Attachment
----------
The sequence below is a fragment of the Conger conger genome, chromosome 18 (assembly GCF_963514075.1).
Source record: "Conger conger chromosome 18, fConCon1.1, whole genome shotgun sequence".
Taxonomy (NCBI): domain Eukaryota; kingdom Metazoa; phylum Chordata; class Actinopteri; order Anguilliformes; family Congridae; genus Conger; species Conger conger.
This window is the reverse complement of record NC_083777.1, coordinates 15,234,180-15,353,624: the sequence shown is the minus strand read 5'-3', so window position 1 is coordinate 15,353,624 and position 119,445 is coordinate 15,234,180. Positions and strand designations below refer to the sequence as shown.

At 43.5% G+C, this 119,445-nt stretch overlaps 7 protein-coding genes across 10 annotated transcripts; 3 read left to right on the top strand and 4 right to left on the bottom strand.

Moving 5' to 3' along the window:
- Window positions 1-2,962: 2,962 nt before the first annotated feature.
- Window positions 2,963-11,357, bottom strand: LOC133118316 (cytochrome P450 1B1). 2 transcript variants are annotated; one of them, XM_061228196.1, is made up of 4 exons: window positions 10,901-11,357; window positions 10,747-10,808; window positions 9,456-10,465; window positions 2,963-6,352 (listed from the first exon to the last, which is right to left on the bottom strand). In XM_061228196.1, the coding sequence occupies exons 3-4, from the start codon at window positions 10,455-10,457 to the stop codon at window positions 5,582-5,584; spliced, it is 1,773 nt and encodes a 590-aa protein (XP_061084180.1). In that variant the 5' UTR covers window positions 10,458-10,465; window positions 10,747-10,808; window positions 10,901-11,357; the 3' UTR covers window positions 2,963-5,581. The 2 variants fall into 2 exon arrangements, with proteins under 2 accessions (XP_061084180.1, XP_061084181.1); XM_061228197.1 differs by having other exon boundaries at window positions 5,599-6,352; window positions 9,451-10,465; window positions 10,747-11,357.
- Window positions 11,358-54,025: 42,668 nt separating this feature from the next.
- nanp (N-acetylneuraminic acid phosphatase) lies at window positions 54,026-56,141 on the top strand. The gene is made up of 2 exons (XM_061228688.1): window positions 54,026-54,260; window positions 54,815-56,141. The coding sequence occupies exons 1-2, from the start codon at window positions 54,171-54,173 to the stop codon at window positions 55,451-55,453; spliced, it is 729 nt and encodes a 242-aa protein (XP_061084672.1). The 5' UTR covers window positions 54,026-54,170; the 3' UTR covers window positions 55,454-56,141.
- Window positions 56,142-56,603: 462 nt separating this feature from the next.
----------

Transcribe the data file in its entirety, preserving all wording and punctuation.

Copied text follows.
The sequence below is a fragment of the Conger conger genome, chromosome 18 (assembly GCF_963514075.1).
Source record: "Conger conger chromosome 18, fConCon1.1, whole genome shotgun sequence".
Taxonomy (NCBI): domain Eukaryota; kingdom Metazoa; phylum Chordata; class Actinopteri; order Anguilliformes; family Congridae; genus Conger; species Conger conger.
This window is the reverse complement of record NC_083777.1, coordinates 15,234,180-15,353,624: the sequence shown is the minus strand read 5'-3', so window position 1 is coordinate 15,353,624 and position 119,445 is coordinate 15,234,180. Positions and strand designations below refer to the sequence as shown.

At 43.5% G+C, this 119,445-nt stretch overlaps 7 protein-coding genes across 10 annotated transcripts; 3 read left to right on the top strand and 4 right to left on the bottom strand.

Moving 5' to 3' along the window:
- Window positions 1-2,962: 2,962 nt before the first annotated feature.
- Window positions 2,963-11,357, bottom strand: LOC133118316 (cytochrome P450 1B1). 2 transcript variants are annotated; one of them, XM_061228196.1, is made up of 4 exons: window positions 10,901-11,357; window positions 10,747-10,808; window positions 9,456-10,465; window positions 2,963-6,352 (listed from the first exon to the last, which is right to left on the bottom strand). In XM_061228196.1, the coding sequence occupies exons 3-4, from the start codon at window positions 10,455-10,457 to the stop codon at window positions 5,582-5,584; spliced, it is 1,773 nt and encodes a 590-aa protein (XP_061084180.1). In that variant the 5' UTR covers window positions 10,458-10,465; window positions 10,747-10,808; window positions 10,901-11,357; the 3' UTR covers window positions 2,963-5,581. The 2 variants fall into 2 exon arrangements, with proteins under 2 accessions (XP_061084180.1, XP_061084181.1); XM_061228197.1 differs by having other exon boundaries at window positions 5,599-6,352; window positions 9,451-10,465; window positions 10,747-11,357.
- Window positions 11,358-54,025: 42,668 nt separating this feature from the next.
- nanp (N-acetylneuraminic acid phosphatase) lies at window positions 54,026-56,141 on the top strand. The gene is made up of 2 exons (XM_061228688.1): window positions 54,026-54,260; window positions 54,815-56,141. The coding sequence occupies exons 1-2, from the start codon at window positions 54,171-54,173 to the stop codon at window positions 55,451-55,453; spliced, it is 729 nt and encodes a 242-aa protein (XP_061084672.1). The 5' UTR covers window positions 54,026-54,170; the 3' UTR covers window positions 55,454-56,141.
- Window positions 56,142-56,603: 462 nt separating this feature from the next.